Protohub: latest changes

If you are reading this, you hopefully already know that ‘Protohub’ is an experimental site. We are creating a prototype, or ‘mock up’ for the Hampshire Hub and – to begin with – we’re exploring what’s possible using free and ‘nearly-free’ tools.

We will shortly be adding an ‘about’ section which will give some background to the Hampshire Hub project. We will also publish the business case.

We are building the prototype using WordPress, and are trying out different approaches, as well as trying to incorporate some of the functionality we believe is required for a ‘real’ Hub. We decided to do our thinking in public, and we welcome your suggestions and feedback.

The site is best viewed using a reasonably up-to-date browser.

Viewers accessing this site using older browsers (in particular Internet Explorer 6 or 7)  may encounter problems displaying some of the embedded graphics.

Here’s a quick update on some of the changes made this week:

Related Content

An attempt to automatically display a list of ‘related’ content. Up to five items will be shown in a list at the bottom of each post. The strongest matches should appear at the top of the list. If there’s no related content, a message will be displayed saying ‘no related posts’.

This is achieved via a free WordPress ‘plug-in’ developed by Internet Techies which uses a combination of subject and tags to identify related items. As we haven’t yet developed a standard naming and tagging convention, some items might erroneously appear on the list in the short term. There may also be a better method to achieve a similar result, so it’s very much work in progress.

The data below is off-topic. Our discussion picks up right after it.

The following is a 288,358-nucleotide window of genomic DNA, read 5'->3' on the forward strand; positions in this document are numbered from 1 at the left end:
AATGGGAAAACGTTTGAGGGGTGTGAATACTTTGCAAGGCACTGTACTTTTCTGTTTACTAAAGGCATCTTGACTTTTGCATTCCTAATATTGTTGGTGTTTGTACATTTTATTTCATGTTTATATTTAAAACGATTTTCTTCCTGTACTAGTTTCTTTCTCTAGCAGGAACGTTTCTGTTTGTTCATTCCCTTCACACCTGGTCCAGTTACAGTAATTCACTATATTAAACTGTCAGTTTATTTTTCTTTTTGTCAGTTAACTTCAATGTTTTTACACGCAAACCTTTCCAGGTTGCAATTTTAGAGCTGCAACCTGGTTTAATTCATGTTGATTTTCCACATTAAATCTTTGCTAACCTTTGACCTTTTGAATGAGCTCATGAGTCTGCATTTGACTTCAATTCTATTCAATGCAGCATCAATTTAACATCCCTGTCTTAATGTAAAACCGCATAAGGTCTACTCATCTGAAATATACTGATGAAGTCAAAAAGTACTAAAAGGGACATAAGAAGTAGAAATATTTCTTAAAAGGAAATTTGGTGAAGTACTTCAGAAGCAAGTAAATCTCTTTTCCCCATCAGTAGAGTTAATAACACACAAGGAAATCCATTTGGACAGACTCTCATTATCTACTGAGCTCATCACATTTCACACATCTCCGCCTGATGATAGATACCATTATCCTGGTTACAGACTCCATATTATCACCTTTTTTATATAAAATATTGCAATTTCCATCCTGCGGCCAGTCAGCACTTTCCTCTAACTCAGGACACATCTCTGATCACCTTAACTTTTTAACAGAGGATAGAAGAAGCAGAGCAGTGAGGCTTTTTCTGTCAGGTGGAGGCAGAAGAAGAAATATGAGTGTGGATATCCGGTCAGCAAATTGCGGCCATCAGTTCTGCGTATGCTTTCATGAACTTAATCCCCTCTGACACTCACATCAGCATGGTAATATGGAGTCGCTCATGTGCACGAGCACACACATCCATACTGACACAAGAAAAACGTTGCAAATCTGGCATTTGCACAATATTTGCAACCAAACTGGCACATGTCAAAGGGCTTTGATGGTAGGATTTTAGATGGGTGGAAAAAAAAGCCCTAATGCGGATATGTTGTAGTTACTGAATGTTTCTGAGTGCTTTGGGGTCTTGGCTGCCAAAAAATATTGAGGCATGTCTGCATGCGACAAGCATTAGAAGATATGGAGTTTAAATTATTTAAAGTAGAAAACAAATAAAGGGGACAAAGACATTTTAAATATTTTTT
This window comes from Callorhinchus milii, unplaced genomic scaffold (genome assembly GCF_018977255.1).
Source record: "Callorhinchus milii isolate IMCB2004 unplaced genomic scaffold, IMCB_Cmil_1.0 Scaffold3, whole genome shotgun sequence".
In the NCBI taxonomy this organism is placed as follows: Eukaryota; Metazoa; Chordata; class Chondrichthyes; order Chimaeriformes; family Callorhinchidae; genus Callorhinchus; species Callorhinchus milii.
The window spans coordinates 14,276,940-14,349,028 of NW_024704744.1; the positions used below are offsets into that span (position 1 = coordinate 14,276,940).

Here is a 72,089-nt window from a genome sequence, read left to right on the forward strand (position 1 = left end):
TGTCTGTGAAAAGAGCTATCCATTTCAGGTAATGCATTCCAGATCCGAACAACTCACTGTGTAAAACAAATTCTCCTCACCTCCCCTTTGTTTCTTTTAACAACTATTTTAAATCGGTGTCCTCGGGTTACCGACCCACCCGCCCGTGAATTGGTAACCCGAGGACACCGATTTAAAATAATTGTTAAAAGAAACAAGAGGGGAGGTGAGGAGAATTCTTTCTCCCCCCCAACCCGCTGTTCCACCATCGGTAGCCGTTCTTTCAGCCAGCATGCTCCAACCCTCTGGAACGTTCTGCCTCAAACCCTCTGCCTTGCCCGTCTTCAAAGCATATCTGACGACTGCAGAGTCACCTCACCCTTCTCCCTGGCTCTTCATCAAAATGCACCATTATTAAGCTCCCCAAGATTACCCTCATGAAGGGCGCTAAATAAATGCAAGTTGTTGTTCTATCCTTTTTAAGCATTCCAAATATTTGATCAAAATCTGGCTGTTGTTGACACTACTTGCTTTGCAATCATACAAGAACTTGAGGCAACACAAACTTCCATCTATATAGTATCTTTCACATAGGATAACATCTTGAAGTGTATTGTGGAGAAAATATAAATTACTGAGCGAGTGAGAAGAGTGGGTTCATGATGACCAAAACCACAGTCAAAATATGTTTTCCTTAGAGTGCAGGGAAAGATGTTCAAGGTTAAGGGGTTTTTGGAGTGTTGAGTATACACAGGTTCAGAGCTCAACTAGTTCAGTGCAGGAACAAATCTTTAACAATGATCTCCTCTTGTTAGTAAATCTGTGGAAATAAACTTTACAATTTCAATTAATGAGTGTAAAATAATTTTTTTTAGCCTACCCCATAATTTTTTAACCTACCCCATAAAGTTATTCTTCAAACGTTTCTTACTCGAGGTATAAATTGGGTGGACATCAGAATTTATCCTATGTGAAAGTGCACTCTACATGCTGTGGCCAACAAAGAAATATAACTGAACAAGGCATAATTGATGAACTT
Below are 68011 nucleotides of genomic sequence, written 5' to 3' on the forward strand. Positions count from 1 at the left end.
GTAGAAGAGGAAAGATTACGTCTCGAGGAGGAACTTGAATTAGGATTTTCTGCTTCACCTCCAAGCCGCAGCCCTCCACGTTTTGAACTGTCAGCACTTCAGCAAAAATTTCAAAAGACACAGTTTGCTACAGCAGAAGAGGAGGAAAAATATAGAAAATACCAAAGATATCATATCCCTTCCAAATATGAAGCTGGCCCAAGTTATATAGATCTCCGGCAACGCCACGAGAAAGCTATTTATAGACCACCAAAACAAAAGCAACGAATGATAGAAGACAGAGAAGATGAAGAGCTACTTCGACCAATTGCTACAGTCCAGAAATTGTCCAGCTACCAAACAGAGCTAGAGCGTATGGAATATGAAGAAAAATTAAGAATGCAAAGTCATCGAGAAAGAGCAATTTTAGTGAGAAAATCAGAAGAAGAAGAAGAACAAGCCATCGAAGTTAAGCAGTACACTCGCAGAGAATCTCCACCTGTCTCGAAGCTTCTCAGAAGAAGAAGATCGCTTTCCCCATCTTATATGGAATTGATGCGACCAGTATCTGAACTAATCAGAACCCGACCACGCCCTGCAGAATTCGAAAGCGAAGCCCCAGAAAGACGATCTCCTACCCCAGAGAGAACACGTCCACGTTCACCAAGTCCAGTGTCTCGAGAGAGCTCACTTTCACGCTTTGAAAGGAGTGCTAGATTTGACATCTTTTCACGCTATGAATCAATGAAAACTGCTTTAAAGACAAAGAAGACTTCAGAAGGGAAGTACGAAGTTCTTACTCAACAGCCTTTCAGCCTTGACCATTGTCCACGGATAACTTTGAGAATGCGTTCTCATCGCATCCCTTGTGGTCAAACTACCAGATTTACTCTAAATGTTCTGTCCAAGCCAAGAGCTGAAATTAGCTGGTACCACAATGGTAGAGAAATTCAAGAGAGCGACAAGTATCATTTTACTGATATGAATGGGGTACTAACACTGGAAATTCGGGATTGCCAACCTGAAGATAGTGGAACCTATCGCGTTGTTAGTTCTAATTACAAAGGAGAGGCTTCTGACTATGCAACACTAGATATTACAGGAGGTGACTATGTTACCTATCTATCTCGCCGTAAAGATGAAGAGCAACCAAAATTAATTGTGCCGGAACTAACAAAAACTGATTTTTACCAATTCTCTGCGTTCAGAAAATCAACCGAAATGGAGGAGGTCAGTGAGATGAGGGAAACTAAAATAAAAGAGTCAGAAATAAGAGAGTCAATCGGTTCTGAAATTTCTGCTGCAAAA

Automatic Document Preview

Automatic document preview is being introduced for reports. The idea is that the reader can skim a document before choosing to download it, thereby avoiding the need to open a document in their default desktop application. There is also the option to view the document in full screen, thereby potentially removing the need to download the document at all.

This is achieved via the free ‘Google Doc Embedder’ WordPress plug-in developed by Kevin Davis, and should work for PDFs, MS Office files such as Word documents, and some other formats like TIFF (image) files. Documents can still be downloaded if desired (the document format and file size will be displayed automatically)


Tabs enable more content to be displayed on a web page without cluttering up the screen. There’s an example of tabs being used on the Newsletters page.

This is also achieved – yes, you guessed it – by using a plug-in. In this case we’re using the ‘WordPress Post Tabs’ plug-in written by Internet Techies

By Mark Braggins

Walking, usually with my two ex-racing greyhounds. Interested in lots of stuff. Work: Business Development and Research at Drawnalism